We took an AirLink bus into Edinburgh's City Center.  Our hostel was an easy short walk from the bus stop.  The two guys that checked us in at the hostel were really informative and nice. We found our {private aka not a dorm} room and put our stuff down.  Then we went in search of dinner.  We walked to Rose Street.  We found a Scottish restaurant on the second floor of a building.  Alissa had the Sausage and Mash with a Innis & Gunn Pale Ale.  Ian had fish and chips with a Yardhouse (from London?) Pale Ale.  It was great food - big portions.  We gave the place a 8/10.  The carpet was a red and blue plaid design - nice Scottish touch.  We walked back to our hostel. Ian headed out the Black Dragon for a pre-release of Magic Origins. Ian picked white and ended up playing green-blue deck. He went 2 wins, 1 tie, an d2 losses. He met many locals and had fun chatting and playing games.

Thursday, July 9, 2015

Dublin Day #2 (2015 Summer Adventure Part 7)

Disclaimer: The main reason for these posts is to remember our trip in the summer of 2015. There will probably be too many details and lots of parenthetic statements. Feel free to scroll through and just look at pictures. Also, I teach math - not writing.

Second full day in Dublin!  Ian woke up at 6am showered and ate breakfast.  I woke up closer to 7-7:30am and took a fake shower.  We went to Costa Coffee (located near our hostel) for coffee and protein.  (The hostel had free breakfast but it was all carbs - white bread/toast, sugary cereal, not really anything to stick to your bones if you are walking around all day.)  We planned out our day and talked about how hard it is to stay in dorm-style hostels.  But we like to travel so we hope we can stay young (in spirit) and continue to stay in hostels.

We set off for Christ Church.  We read the history on a plague outside.  It was established in 1030! We decided to attend/participate in Morning Prayer (therefore free admission!).  There were 2 Anglican Priests, us, and 1 other person there for morning prayer.  We did responsive readings from the Common Book of Prayer.  It lasted about 15 minutes and was pretty straightforward.

One of the stain glass windows from Christ Church
Afterwards, we went down into the crypt.  This was not my cup of tea.  It was spooky.  The crypt was more commercialized than Ian remember it being (Ian was in Dublin in Spring 2007).  It was a pretty big crypt (I am not sure what the average size of crypts are, but bigger than I thought it would be).  There was a copy of the Magna Carta, old communion sets, and some outfits from "The Tutors" (a TV series that was recorded in the Crypt at times.)  Also there was a display of a dead cat and rat - so gross and yuck.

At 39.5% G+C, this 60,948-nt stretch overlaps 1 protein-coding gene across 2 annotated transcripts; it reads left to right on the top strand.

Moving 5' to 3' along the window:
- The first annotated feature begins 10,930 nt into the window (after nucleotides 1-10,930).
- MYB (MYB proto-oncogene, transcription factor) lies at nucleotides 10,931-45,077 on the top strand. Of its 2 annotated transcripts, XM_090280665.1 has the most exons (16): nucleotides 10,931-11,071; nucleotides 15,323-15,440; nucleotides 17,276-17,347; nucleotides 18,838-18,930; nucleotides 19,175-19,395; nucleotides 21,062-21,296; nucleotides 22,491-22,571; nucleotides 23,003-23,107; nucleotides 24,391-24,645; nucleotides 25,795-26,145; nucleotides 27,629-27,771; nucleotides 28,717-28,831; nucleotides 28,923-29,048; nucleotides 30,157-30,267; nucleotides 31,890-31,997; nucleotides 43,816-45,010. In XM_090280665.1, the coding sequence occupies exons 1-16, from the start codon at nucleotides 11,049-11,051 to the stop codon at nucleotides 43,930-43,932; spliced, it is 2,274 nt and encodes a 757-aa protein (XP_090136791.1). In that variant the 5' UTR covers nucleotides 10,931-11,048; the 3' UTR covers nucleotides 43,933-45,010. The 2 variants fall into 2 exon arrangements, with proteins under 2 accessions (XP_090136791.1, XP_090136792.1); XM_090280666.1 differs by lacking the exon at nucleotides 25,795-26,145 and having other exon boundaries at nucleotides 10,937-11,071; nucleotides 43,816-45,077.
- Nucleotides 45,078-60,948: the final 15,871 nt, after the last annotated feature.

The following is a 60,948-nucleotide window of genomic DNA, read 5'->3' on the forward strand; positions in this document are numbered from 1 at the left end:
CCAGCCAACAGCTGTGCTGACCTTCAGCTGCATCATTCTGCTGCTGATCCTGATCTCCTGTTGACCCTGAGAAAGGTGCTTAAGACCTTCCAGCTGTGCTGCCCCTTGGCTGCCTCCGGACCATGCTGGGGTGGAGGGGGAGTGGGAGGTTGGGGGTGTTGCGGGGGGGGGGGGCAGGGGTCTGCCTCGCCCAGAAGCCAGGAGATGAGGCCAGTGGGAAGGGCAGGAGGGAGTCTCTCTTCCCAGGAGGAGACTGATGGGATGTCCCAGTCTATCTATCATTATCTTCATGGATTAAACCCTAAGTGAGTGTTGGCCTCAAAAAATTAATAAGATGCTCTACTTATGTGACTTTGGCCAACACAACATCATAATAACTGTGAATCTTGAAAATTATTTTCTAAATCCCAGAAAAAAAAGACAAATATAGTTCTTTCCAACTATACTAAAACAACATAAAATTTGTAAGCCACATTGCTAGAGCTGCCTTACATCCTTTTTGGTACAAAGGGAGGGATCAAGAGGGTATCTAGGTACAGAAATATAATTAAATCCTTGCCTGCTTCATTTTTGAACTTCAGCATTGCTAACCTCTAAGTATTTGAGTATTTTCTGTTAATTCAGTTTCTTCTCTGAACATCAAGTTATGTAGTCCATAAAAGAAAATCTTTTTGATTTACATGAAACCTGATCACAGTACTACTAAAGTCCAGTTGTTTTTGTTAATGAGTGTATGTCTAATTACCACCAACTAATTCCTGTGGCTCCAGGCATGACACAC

This is the exterior of Christ Church...I can't remember exactly why we took this picture or why we used this angle....
We walked to Jameson Distillery next and purchased tickets for 30 euros for a tour.  During the 20 minute wait for the tour to begin, Ian had an Irish Coffee.  He rated it an 8/10.

A picture from our tour, Ian with his Irish Coffee, and a cool light fixture made from Jameson bottles

The tour was great!  We hit the jackpot as far as tour guides go.  Niles (our awesome tour guide) was kind, enthusiastic, entertaining, and an encourager of photographs and questions.  Each tour stop was well done and not boring.  It was a good concise mix of history and current operations.  At one point Niles was talking about the specific ratio of malted to unmalted barely that is used in Jameson Whiskey.  I thought, "Ding! Ding! Ding!  I am going to find out the ratio and then tell my students about math in real life!" So I asked about the ratios.  Niles answered that the ratios are a secret and different for each of Jameson's 39 whiskeys.  He went on to explain that you have to have a PhD in Chemical Engineering to be considered for the job of a distiller.  (How fascinating and mathtastic!)

The tour ended with a tasting.  There was a Scottish Wiskey - twice distilled - it was my favorite and Ian said he could taste the smoky-peaty flavor.  There was Jamesons - distilled three times - Ian's favorite and it was a crisp and clean taste.  Then there was Jack Daniels - single distilled - corn flavored (we found out which was after we had tasted each.)

The reason that Jameson is not clear is due to be aged in recycled barrels - either port wine, sherry, or bourbon barrels. After the tasting, we got either a shot of Jameson or Ginger Ale, Jameson, and Lime.  Ian had the first, I had the second (it was delicious!).  We thought the tour was well-done.  We would definitely do it again or suggest it to others.